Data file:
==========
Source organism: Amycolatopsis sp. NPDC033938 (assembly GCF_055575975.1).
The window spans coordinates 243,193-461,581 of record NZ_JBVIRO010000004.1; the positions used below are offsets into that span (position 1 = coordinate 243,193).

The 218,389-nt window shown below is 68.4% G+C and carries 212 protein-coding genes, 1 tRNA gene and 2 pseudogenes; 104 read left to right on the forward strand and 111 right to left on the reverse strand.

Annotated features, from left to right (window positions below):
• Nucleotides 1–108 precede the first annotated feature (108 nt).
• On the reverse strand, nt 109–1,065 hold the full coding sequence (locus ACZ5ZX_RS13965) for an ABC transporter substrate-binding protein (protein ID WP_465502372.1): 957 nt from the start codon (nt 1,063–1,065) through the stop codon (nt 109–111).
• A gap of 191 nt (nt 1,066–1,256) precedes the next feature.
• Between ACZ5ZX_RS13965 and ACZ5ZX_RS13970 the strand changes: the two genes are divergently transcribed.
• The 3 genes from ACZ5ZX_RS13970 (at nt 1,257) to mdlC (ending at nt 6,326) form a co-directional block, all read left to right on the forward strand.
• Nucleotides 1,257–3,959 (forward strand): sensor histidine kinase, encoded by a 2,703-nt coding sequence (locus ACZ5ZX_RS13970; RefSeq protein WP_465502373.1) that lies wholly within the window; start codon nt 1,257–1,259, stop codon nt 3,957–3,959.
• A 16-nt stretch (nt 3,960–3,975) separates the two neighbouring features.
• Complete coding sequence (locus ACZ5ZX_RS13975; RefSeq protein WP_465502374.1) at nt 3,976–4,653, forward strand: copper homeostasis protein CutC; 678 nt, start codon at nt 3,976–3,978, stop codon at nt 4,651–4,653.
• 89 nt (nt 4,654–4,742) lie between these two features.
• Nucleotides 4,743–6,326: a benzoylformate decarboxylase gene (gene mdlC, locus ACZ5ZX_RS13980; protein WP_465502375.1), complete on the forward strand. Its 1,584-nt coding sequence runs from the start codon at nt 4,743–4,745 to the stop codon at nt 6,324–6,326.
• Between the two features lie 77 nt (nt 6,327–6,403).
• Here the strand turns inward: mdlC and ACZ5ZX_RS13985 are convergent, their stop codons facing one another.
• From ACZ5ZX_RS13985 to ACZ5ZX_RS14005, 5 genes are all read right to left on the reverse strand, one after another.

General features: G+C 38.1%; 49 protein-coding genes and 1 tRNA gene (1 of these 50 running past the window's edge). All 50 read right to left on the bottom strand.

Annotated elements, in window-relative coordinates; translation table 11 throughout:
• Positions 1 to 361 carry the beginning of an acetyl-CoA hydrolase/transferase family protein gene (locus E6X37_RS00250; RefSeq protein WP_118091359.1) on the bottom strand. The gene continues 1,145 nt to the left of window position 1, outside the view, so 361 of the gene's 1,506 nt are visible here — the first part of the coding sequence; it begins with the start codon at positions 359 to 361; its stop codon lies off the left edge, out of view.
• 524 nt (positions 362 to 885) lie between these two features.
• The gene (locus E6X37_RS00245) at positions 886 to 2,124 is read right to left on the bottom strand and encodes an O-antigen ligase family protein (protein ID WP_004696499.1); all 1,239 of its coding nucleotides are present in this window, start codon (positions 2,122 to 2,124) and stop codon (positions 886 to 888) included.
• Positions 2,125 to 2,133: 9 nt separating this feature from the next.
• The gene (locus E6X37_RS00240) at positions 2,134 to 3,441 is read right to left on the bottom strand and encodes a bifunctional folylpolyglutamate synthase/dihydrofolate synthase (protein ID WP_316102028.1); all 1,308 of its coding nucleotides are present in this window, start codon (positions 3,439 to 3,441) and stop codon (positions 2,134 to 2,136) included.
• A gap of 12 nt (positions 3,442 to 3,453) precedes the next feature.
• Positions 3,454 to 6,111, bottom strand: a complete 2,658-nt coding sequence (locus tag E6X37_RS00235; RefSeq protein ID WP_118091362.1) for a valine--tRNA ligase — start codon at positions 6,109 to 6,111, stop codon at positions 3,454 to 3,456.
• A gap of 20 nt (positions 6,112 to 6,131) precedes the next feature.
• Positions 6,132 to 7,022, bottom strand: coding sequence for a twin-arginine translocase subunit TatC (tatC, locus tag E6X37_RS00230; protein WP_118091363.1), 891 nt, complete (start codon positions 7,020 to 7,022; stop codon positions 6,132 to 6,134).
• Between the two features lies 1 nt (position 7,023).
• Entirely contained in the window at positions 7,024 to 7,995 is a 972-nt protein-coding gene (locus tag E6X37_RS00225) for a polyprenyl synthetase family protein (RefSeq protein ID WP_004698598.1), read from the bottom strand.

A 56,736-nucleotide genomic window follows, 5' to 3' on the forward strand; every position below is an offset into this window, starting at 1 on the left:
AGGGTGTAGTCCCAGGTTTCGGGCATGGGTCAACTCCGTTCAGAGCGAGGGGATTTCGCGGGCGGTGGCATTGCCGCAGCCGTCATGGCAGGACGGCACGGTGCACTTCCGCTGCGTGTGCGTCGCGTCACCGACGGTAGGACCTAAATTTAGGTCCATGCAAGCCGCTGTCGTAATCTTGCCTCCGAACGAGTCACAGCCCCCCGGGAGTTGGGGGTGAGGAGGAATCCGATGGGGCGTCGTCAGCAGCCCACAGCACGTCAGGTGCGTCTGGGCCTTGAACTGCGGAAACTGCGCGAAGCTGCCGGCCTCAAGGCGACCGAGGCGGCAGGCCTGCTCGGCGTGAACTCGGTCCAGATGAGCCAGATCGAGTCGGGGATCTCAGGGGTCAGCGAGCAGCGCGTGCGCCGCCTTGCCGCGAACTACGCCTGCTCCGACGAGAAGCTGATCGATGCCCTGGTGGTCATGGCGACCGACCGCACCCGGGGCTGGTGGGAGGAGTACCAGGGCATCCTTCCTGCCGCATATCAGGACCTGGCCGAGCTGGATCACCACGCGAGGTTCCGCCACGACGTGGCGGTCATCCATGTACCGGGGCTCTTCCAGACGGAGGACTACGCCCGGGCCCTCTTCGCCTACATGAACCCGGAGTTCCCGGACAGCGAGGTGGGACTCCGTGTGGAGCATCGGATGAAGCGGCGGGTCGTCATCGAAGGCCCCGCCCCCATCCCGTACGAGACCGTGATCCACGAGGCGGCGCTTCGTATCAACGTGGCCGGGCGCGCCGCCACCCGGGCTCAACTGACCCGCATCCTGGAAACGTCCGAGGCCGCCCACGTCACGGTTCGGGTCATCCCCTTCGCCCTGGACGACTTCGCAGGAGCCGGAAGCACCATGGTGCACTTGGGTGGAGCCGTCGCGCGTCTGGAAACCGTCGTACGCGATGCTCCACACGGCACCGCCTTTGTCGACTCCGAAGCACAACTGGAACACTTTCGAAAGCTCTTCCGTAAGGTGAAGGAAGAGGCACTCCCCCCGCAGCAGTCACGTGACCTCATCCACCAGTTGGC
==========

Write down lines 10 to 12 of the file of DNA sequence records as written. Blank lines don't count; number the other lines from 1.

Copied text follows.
• Nucleotides 1,257–3,959 (forward strand): sensor histidine kinase, encoded by a 2,703-nt coding sequence (locus ACZ5ZX_RS13970; RefSeq protein WP_465502373.1) that lies wholly within the window; start codon nt 1,257–1,259, stop codon nt 3,957–3,959.
• A 16-nt stretch (nt 3,960–3,975) separates the two neighbouring features.
• Complete coding sequence (locus ACZ5ZX_RS13975; RefSeq protein WP_465502374.1) at nt 3,976–4,653, forward strand: copper homeostasis protein CutC; 678 nt, start codon at nt 3,976–3,978, stop codon at nt 4,651–4,653.